It was the perfect museum heist. Not only had a stealthy thief walked away with Leonardo da Vinci's Mona Lisa, the most famous painting in the world; a full day passed before the painting was even missed. Vanished Smile takes you inside the story of the 1911 theft, an act so unfathomable that thousands of Parisians flocked to the Louvre to view the empty space where the painting had once hung. Modern-day readers will be equally struck by the names of the prime suspects fingered by the police: Pablo Picasso and Guillaume Appolinaire. R. A. Scotti's book combines the most seductive features of a mystery, a love story, and a micro-history.
…this tale has been related before. But Ms. Scotti's book shows that this recondite shaggy-dog story is well worth revisiting…It's a rolling, clattering piece of entertainment. Ms. Scotti reminds us of the bedrock appeal of the Mona Lisa's gaze: "Each person who looks at her becomes the only person in her world."
The New York Times
…beguiling…An absence of clues meant an abundance of theories, and Scotti advances them all in a collection of arresting but disparate narratives.
The New York Times
In this charming account of the brazen 1911 theft of the Mona Lisa from the Louvre and the two-year quest to bring her home, Scotti (Basilica) explores not only the puzzling crime but also the source of the painting's universal appeal and its provenance. On the morning of Tuesday, August 22, La Joconde was found missing from the Salon Carré. Even with help of renowned French criminologist Alphonse Bertillon, the trail was cold from the start. Rumors abounded about greedy, wealthy American collectors and the Louvre's lax security. No one in Paris was above suspicion, not even the young Pablo Picasso. While the portrait was finally recovered in Florence in 1913, its theft apparently the result of a young Italian's misguided patriotism (the painting's probable subject is a young Florentine, Lisa del Giocondo), Scotti is eager to remind readers that the mystery is far from over. The true motive for the theft-and the possible connection to a larger ring of art thieves-remains tantalizingly unknown by the end of this lively recounting. Photos. (Apr.)Copyright © Reed Business Information, a division of Reed Elsevier Inc. All rights reserved.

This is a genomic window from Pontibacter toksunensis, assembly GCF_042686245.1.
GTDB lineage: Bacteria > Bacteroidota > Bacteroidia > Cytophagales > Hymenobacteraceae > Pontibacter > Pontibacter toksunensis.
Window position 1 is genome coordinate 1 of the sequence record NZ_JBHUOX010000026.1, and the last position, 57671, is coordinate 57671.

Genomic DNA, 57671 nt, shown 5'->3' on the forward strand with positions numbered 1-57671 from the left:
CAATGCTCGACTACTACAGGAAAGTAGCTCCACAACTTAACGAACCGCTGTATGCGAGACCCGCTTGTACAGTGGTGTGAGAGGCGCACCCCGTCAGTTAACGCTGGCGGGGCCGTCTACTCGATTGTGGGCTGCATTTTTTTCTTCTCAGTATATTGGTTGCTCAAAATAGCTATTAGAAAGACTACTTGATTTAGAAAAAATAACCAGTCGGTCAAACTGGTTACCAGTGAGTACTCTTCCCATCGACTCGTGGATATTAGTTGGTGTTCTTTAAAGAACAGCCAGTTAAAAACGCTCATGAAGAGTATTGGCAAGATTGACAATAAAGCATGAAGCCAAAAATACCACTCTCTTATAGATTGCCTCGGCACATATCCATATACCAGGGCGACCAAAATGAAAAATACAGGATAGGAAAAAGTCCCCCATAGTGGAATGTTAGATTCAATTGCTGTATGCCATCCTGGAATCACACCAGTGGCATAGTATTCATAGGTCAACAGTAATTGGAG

Rigorous study of the circumstances, theories and individuals surrounding the 1911 theft of Leonardo da Vinci's famous masterpiece. Since her creation in 1503, Mona Lisa has served as muse, riddle and obsession for scholars, scientists, musicians, writers and art patrons. At the height of Europe's Belle Epoque, she disappeared, seemingly right from under the noses of Louvre guards, plunging the worlds of both high culture and regular society into grief and outrage. For more than two years, rumors, parody and scandalous accusations peppered global headlines, as investigators struggled to piece together the crime and, most crucially, identify the culprit. Citizens of every echelon were suspect, from museum employees to denizens of the art world, including painters, collectors and dealers. Various theories of collaborations and plots swirled around for decades. Scotti (Basilica: The Splendor and the Scandal: Building St. Peter's, 2006, etc.) masterfully excavates historical truths and brazen speculations, deftly interlacing them into a gracefully crafted account that weds heady prose to shrewd investigative journalism. Her elegant yet bold reconsideration of the most famous art crime in history offers a rare meditation on the notion of motive. Analyzing a work of art that has been anthropomorphized into mythic status for five centuries, Scotti nails it: "When Mona Lisa slipped out of her frames, she seemed to change from a missing masterpiece to a missing person. She came alive in the popular imagination. The public felt her loss as emotionally as an abduction or kidnapping." More nuanced and focused than Dorothy and Thomas Hoobler's The Crimes of Paris (2009), Scotti's inquiry peels awayveils of hearsay and sensationalism to reveal a caper as enigmatic as its victim. Mystery fans, history buffs and culture vultures alike will savor this delectable immersion in the mindset of an age. First printing of 150,000. Author tour to Boston, Chicago, Los Angeles, New York, San Francisco, Toronto, Washington, D.C.